Molecules often do not play alone, but assemble together via either covalent linkage or non-covalent interactions to have specific structures and functions. Examples of these molecular clusters and/or aggregates include various organic/inorganic self-assemblies, metal and/or semiconductor nanoclusters, oligomeric biomolecules, and so on.
In our researches, we emphasize the importance of the structures and interactions in the intermediate clusters and aggregates. The reasons are following: The structures of the final cluster or assembly often depend highly on 1) the size and shape of intermediate clusters/aggregates, 2) the covalent and non-covalent interactions which are formed or broken during the formation of intermediates, and 3) the interactions between intermediate species with surrounding environments such as solvent and surface ligands. Therefore, obtaining insight into the structure of those intermediate clusters/aggregates is of great importance, because it enables to understand the detailed mechanisms and driving forces of assembly process and further allows for controlling and manipulating the structures and functions of molecular clusters/assemblies.
However, the chemistry of those intermediate clusters and aggregates have not been explored intensively. It is mainly due to their intrinsic complexities and transient nature. Firstly, they usually exist in a wide distribution of cluster size and aggregation states. Secondly, an enormous number of structures and conformations are possible for each cluster or aggregation state. Thirdly, the cluster growth and the aggregation process usually involve a series of complex structural and conformational transitions. Unfortunately, conventional condensed-phase analytical methods for the structural study often have limitation in studying those clusters and aggregates, because they only yield ensemble averaged results over a wide distribution of clusters/aggregates as well as conformational isomers, and it is extremely hard or even impossible to separate a specific size of cluster or aggregate from the distribution.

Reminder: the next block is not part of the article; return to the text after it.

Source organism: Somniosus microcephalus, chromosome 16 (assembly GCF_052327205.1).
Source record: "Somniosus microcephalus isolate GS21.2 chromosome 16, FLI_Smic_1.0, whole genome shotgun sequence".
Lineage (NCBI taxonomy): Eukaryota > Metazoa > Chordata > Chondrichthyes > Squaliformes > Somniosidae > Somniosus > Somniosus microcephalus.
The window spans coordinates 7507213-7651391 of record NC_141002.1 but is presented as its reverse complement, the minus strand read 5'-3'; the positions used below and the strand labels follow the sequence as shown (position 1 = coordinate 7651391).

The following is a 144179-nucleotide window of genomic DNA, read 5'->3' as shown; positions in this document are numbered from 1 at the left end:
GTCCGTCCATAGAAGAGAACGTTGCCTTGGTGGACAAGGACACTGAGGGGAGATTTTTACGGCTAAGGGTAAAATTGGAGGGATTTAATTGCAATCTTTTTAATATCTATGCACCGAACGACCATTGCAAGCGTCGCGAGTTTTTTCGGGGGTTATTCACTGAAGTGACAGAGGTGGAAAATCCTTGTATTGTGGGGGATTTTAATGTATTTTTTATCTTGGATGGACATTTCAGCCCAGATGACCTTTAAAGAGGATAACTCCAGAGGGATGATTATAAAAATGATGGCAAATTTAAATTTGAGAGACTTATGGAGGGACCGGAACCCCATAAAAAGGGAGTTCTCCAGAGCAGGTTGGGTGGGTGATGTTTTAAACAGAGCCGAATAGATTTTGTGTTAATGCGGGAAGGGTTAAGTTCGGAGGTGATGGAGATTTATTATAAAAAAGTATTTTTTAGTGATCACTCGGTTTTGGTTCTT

For those reasons, the development and application of new and complementary experimental approaches to determine the structural elements and interactions in the specific individual molecular clusters/aggregates is needed. This requires the proper isolation of each cluster/aggregate of specific size and conformation and the structural analysis using spectroscopic methods. Therefore, we are using a gas-phase experimental approach which combines mass spectrometry (MS), ion mobility spectrometry (IMS), molecular ion optical spectroscopy, and theoretical methods. This combination enables to investigate the structures and interactions of the isolated individual atomic and molecular cluster/aggregate.
Our Research Methods
Mass spectrometry (MS) is an gas-phase analytical method that ionize chemical species and separate those ions by their mass-to-charge ratio (m/z). MS enables to determine the masses of chemical species, and to isolate the specific molecule or molecular complex by mass in the gas phase. Therefore, MS is an essential tool to investigate the atomic and molecular clusters.
Ion Mobility Sepctrometry
In ion mobility spectrometry (IMS), molecular ions drift through a buffer gas under the influence of a weak electric field and are separated by their geometrical sizes and charge states, which enables to separate isomers and conformers. In addition, collision cross section (CCS) of a molecular ion can be determined, which is further compared to the structures from molecular modelling.
Ion Mobility Spectrometry
Optical Spectroscopy of Gaseous Ions
Optical Spectroscopy of Gaseous Ions
Ion spectroscopy can provide direct information about the underlying structure of the ion. For example, vibrational spectroscopy is highly sensitive to the functional groups and their interactions, and therefore is very useful to probe the roles of functional groups, internal interactions, and structural evolution during the cluster formation and growth.
To obtain atomic- and molecular-level structural information, we are also using theoretical approaches which include molecular modeling, molecular dynamics simulation (MD), and ab initio quantum chemical calculation.
With these experimental and theoretical methods on hands, we are interested in the following research themes:
Investigating structural evolution of atomic/molecular clusters in the early aggregation stages
- Tracking structural changes of biomolecular complexes (e.g., peptides, nucleotides, proteins, etc.) during their self-assembly processes.
- Studying the formation process of organic/inorganic supramolecular assemblies (e.g., MOF)
- Investigating the nucleation process of various metal and/or semiconductor nanoparticles
Investigating atmospheric nano- and/or micro-paticulate pollutant ions
- Studying the structures and interactions of nucleation intermediates - various organic and inorganic pollutant aggregates in the air
Developing new analytical instruments and methods using IMS-MS for nanoparticle researches
- Building a new IMS-MS instrument for nanoparticle analysis
- Size-specific separation and isolation of nanoparticle ions in the gas phase using IMS-MS
- Soft-landing of the size-selected nanoparticle ions on various substrates